The U.S. Department of Justice (DOJ) is deeply committed to combating drug companies’ pervasive practice of disguising patient kickbacks as charity. Most recently, Boston-based prosecutors reached a $51 million settlement with Swiss pharmaceutical giant Novartis, resolving allegations that Novartis coordinated with charitable foundations to steer Medicare patients to its drugs and away from competitors’ cheaper alternatives. The “charitable” foundations doled money out to patients to cover their Medicare copays for Novartis drugs, but not for those of competing companies.
The government treats these kinds of "charitable" contributions as patient kickbacks, and thus a violation of the Anti-kickback Statute, which prohibits payments to patients that might alter their choices, because they eliminate regular market forces that drive patients to use cheaper drugs, drive their doctors to prescribe them, and drive pharmaceutical companies to develop them. If, through these “charitable” contributions, expensive drugs wind up costing them nothing (or very little), patients will continue to use the expensive drugs, causing Medicare to be improperly billed thousands.
Last month, the DOJ filed another False Claims Act case, this time against the pharmaceutical company Regeneron, alleging similar conduct: paying kickbacks in the form of charitable co-pay waivers to steer patients to the company’s macular degeneration drug, Eylea. The Boston U.S. Attorney’s Office has collected nearly a billion dollars pursuing these cases against many giants in the pharmaceutical industry, including Pfizer, United Therapeutics, Amgen, Astellas, Alexion, Actelion, Jazz, and Sanofi-Aventis.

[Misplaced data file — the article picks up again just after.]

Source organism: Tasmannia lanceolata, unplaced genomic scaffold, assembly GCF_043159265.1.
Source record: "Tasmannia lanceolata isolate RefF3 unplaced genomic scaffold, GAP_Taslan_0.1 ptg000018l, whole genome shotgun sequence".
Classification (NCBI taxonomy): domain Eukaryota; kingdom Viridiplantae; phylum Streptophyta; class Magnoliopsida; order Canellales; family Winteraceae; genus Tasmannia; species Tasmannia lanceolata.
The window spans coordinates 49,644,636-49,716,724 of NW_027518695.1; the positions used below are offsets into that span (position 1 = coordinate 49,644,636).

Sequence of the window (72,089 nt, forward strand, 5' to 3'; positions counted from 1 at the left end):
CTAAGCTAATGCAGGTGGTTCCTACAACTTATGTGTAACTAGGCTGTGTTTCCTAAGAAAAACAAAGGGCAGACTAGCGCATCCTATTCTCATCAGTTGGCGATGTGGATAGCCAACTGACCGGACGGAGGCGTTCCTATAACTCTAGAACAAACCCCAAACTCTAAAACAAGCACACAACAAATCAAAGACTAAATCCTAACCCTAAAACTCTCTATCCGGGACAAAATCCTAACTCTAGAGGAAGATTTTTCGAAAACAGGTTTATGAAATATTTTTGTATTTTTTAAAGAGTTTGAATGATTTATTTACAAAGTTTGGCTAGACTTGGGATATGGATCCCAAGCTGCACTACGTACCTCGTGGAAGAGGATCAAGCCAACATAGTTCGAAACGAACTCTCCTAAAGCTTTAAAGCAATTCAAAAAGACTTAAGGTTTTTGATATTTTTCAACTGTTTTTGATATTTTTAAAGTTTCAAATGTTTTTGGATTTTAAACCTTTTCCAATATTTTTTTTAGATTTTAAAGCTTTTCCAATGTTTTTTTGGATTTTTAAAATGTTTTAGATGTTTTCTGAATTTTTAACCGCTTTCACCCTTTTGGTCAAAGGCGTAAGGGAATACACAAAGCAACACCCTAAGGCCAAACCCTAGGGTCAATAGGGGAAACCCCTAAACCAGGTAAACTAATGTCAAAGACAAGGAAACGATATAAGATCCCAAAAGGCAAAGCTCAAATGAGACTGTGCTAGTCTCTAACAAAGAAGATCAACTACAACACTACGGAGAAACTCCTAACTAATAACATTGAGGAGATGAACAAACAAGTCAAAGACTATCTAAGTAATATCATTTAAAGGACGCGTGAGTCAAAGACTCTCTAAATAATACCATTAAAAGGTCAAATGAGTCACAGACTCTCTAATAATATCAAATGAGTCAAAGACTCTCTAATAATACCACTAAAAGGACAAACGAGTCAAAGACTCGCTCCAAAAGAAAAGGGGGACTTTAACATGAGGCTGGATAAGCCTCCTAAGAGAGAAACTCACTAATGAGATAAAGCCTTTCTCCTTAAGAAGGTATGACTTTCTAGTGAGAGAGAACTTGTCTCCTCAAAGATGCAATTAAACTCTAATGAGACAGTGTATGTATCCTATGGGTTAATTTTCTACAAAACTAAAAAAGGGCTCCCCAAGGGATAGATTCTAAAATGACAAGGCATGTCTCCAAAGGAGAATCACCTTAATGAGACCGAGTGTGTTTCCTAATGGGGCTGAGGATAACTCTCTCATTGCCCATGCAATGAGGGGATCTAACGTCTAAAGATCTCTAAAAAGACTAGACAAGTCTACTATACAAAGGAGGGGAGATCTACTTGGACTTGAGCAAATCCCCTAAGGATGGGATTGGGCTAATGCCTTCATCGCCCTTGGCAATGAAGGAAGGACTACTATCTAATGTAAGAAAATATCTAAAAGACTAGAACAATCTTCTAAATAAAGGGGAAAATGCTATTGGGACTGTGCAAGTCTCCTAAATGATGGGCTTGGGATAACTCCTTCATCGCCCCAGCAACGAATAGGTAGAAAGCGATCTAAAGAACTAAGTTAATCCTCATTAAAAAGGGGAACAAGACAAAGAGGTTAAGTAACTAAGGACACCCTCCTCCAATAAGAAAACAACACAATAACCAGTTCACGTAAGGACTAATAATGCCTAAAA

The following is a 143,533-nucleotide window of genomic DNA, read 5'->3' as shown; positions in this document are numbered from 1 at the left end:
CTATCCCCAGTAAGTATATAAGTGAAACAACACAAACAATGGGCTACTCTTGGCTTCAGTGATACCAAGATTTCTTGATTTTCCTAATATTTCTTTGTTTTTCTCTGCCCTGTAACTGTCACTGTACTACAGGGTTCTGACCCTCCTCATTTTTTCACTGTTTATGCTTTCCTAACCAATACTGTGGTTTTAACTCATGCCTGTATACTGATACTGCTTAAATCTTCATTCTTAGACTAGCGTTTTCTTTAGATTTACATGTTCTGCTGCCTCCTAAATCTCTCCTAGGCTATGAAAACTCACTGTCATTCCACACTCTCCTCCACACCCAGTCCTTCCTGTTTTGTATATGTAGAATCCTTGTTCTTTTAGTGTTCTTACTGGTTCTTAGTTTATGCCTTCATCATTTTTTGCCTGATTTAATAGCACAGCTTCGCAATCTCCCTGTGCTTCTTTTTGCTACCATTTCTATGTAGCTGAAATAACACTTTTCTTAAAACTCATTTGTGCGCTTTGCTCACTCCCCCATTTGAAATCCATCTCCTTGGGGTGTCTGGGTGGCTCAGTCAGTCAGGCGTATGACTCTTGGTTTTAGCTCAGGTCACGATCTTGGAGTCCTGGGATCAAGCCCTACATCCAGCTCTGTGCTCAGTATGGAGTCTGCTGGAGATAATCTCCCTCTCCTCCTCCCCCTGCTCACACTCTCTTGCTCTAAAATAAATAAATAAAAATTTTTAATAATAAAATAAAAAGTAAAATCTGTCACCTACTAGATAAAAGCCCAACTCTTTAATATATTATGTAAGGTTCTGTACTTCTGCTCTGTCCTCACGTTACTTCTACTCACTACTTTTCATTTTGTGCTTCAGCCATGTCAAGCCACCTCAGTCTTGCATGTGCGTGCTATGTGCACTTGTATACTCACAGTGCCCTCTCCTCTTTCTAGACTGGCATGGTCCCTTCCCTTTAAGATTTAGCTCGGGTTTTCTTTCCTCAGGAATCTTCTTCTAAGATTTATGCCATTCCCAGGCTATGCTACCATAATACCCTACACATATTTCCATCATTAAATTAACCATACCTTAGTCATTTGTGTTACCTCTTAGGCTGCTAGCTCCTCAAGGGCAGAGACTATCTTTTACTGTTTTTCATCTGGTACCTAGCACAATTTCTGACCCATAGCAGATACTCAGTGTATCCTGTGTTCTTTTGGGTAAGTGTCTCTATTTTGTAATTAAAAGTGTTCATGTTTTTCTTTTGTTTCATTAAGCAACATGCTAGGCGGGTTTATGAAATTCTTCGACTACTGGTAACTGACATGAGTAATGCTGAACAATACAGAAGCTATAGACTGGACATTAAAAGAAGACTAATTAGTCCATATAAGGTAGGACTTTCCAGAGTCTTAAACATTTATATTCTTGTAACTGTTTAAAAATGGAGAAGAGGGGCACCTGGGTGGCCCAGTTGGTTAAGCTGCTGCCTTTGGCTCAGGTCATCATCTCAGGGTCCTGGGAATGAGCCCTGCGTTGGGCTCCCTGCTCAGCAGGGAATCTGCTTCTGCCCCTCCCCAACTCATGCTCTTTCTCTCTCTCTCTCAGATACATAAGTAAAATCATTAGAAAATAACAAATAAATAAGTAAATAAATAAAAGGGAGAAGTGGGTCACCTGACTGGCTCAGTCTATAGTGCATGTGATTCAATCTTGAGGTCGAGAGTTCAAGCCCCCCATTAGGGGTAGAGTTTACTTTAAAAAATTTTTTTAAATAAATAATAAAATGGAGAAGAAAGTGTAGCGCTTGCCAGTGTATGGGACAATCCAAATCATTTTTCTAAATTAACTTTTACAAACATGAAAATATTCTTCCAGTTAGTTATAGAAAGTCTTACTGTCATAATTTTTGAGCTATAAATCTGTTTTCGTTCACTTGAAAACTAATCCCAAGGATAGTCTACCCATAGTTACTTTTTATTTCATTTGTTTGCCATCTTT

Big pharma is, of course, free to make legitimate donations to charity. However, the potential illegality arises when those donations are meant to boost sales of the donor’s products at the expense of competitors and the Medicare Trust Fund, which is exactly what was alleged in the Novartis case. Novartis allegedly timed its donations to be available exactly, and only, when it told patients to contact these foundations. Regeneron executives allegedly ordered substantial analyses evaluating the return on investment of their “charitable,” donations and did what they could to boost that number.
Like the panel of drugs Novartis was promoting, Regeneron’s Eylea is an expensive drug. It generally costs about $10,000 a year, per patient, and since 2013, Medicare has spent $11 billion on it. Regeneron set Eylea’s dose price at $1,850, while alternatives like Avastin run as low as $55 per dose.
While the Novartis and Regeneron cases were brought directly by the government, several of the other cases were initiated by whistleblowers. Because relationships between drug companies and charities are often confusing and opaque, whistleblowers are essential to bringing frauds like these to light, saving the Medicare program, and American taxpayers, astounding sums of money.